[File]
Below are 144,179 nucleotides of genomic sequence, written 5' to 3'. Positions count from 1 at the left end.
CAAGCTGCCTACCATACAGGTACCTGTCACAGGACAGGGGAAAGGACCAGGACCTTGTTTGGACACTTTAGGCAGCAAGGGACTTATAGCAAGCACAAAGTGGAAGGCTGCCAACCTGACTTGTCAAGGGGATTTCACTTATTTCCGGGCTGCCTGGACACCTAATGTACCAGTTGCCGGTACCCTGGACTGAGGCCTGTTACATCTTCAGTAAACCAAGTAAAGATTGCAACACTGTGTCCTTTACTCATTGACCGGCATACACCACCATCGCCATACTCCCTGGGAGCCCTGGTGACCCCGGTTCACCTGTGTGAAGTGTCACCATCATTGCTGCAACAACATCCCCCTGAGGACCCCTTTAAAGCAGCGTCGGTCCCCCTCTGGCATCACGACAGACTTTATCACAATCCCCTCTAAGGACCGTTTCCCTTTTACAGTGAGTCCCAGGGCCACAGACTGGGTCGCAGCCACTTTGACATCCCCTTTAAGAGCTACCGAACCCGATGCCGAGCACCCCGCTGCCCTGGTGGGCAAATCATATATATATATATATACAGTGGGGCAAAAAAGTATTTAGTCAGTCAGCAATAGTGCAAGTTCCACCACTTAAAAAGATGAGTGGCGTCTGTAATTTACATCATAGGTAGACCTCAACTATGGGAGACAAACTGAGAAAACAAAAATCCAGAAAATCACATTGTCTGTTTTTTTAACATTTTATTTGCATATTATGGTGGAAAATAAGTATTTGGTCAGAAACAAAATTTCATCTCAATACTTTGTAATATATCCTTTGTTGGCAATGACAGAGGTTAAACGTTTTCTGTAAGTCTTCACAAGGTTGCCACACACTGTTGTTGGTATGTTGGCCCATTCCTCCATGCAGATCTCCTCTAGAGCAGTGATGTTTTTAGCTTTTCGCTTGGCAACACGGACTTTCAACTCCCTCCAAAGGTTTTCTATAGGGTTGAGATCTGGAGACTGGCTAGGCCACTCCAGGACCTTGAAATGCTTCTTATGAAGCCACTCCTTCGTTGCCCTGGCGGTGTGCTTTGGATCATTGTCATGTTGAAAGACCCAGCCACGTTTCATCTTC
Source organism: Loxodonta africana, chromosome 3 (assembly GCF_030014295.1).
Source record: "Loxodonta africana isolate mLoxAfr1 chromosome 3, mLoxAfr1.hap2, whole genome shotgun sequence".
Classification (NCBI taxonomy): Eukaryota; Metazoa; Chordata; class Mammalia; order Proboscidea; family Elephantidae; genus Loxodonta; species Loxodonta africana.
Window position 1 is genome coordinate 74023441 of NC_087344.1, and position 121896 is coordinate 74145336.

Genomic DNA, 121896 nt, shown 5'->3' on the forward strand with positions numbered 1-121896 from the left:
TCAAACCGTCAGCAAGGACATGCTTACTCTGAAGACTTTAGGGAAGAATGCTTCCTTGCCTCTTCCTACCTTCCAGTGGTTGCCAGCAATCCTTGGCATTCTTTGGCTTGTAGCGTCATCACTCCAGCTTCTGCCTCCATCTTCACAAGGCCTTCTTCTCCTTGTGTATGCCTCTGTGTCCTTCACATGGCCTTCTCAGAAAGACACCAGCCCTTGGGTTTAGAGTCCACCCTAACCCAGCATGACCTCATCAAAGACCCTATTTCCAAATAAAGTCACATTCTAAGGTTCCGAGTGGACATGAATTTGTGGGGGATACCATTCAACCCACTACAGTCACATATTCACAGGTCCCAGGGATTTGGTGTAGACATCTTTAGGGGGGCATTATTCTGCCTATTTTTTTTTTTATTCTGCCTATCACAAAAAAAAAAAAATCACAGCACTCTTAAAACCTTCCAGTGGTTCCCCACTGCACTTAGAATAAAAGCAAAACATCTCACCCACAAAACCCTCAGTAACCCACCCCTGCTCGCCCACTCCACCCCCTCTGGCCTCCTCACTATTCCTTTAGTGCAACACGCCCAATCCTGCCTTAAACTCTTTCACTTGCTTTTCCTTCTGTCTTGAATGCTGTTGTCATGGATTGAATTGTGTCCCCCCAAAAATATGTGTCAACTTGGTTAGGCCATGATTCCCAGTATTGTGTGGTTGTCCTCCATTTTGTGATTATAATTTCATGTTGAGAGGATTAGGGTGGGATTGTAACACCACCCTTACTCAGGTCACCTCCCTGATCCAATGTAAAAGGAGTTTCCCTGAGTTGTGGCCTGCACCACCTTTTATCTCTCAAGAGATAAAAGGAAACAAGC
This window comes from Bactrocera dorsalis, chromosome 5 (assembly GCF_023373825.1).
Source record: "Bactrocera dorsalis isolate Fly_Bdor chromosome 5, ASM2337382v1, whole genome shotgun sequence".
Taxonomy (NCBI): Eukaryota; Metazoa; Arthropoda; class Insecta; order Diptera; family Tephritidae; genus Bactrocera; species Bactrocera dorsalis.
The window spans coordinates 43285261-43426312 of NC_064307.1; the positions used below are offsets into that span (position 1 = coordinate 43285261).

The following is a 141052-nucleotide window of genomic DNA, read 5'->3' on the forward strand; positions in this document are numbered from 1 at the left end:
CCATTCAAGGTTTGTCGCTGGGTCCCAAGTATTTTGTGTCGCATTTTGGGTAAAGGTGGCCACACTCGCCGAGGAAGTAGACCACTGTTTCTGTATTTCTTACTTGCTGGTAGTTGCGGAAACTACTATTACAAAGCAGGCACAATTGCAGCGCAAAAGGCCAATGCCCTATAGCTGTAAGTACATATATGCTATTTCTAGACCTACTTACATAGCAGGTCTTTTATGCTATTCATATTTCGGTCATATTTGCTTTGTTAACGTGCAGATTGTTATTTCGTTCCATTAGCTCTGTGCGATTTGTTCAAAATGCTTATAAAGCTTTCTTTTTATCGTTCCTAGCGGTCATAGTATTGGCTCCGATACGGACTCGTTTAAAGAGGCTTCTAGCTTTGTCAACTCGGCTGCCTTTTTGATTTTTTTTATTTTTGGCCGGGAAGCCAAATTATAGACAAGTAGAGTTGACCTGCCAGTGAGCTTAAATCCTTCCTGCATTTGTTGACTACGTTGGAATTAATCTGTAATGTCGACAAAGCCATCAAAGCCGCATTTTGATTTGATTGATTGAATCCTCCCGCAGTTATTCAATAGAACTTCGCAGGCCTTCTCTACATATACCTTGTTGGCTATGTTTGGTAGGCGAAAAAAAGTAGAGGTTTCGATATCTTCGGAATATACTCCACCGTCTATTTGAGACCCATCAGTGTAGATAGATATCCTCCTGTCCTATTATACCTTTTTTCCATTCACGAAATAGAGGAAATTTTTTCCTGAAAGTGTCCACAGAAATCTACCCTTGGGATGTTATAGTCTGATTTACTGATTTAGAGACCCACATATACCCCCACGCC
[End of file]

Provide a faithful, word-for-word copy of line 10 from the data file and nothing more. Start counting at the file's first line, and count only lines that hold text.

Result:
Source record: "Bactrocera dorsalis isolate Fly_Bdor chromosome 5, ASM2337382v1, whole genome shotgun sequence".